Chapter 6. The PCI Layer and Network Interface Cards

Given the popularity of the PCI bus, on the x86 as well as other architectures, we will spend a few pages on it so that you can understand how PCI devices are managed by the kernel, with special emphasis on network devices. This chapter will help you find a context for the code about device registration we will see in Chapter 8. You will also learn a bit about how PCI handles some nifty kernel features such as probing and power management. For an in-depth discussion of PCI, such as device driver design, PCI bus features, and implementation details, refer to Linux Device Drivers and Understanding the Linux Kernel, as well as PCI specifications.

The PCI subsystem (also known as the PCI layer ) in the kernel provides all the generic functions that are used in common by various PCI device drivers. This subsystem takes a lot of work off the shoulders of the programmer for each individual device, lets drivers be written in a clean manner, and makes it easier for the kernel to collect and maintain information about the devices, such as accounting information and statistics.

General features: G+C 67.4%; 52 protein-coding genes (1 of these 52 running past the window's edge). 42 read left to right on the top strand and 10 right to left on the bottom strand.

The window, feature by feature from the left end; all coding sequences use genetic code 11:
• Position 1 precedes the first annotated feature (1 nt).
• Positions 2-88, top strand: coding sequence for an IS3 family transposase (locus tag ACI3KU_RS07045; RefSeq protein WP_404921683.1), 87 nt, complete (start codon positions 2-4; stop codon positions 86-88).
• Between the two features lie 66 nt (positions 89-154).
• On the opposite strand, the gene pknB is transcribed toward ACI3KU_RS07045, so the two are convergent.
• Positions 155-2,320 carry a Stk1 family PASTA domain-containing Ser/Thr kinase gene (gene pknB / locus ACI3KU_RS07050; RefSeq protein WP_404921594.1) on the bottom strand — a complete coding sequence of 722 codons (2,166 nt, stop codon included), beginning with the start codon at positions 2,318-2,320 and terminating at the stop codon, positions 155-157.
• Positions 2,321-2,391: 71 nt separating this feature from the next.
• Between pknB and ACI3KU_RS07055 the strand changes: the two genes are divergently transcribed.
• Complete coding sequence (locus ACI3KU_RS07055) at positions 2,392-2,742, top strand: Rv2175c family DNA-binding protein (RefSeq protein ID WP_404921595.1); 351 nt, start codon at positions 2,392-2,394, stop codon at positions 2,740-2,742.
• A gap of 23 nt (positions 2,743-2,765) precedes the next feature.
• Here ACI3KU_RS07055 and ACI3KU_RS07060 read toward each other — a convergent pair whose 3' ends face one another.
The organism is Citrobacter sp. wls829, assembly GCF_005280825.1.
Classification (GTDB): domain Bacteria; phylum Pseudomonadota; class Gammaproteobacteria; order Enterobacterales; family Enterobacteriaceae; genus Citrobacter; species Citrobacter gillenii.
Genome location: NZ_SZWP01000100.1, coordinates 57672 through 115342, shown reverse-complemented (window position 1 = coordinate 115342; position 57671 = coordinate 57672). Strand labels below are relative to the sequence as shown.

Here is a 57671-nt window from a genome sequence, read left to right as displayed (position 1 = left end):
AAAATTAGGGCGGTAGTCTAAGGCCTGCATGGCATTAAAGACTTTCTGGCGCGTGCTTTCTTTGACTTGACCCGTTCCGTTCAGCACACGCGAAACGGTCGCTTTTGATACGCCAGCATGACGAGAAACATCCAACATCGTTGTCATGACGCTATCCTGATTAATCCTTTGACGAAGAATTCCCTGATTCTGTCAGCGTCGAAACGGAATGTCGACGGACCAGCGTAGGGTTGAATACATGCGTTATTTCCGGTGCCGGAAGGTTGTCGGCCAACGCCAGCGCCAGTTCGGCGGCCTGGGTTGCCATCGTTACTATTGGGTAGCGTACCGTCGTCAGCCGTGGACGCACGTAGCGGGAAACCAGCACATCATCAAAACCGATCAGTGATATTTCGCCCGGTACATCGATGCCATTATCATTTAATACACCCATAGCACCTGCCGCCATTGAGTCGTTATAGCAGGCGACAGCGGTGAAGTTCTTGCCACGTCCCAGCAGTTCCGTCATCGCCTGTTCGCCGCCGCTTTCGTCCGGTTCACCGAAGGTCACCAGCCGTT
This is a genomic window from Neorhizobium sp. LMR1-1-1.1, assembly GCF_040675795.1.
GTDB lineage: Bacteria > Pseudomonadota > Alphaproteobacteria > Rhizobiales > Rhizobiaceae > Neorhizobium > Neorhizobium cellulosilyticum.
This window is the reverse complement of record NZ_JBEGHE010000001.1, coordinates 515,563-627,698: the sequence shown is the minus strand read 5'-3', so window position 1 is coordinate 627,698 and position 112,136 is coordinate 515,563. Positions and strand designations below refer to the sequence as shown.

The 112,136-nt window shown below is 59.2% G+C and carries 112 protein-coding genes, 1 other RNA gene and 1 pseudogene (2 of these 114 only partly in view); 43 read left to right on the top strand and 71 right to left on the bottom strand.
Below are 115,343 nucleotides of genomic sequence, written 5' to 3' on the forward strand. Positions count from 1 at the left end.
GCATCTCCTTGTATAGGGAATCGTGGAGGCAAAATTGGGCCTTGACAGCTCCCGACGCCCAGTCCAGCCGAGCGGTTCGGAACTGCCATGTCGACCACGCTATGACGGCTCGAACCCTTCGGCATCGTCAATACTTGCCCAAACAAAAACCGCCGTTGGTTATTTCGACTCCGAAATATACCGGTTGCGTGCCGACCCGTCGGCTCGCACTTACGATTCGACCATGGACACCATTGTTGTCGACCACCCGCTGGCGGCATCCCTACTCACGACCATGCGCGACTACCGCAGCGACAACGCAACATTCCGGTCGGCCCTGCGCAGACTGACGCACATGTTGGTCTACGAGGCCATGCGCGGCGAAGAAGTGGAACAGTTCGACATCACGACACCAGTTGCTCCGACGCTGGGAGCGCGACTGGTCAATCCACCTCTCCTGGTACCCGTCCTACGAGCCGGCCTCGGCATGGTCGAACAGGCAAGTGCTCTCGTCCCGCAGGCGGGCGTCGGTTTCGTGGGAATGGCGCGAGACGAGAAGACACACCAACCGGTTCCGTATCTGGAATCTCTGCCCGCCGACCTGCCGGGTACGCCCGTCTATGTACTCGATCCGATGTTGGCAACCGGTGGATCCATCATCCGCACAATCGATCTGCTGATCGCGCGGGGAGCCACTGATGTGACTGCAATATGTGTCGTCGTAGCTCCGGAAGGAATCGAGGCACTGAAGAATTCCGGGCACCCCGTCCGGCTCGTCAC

In this chapter, we will see the meaning of a few key data structures used by the PCI layer and how these structures are initialized by one common NIC device driver. I’ll conclude with a few words on the PCI power management and Wake-on-LAN features.

Data Structures Featured in This Chapter

Here are a few key data structure types used by the PCI layer. There are many ...

Get Understanding Linux Network Internals now with the O’Reilly learning platform.

O’Reilly members experience books, live events, courses curated by job role, and more from O’Reilly and nearly 200 top publishers.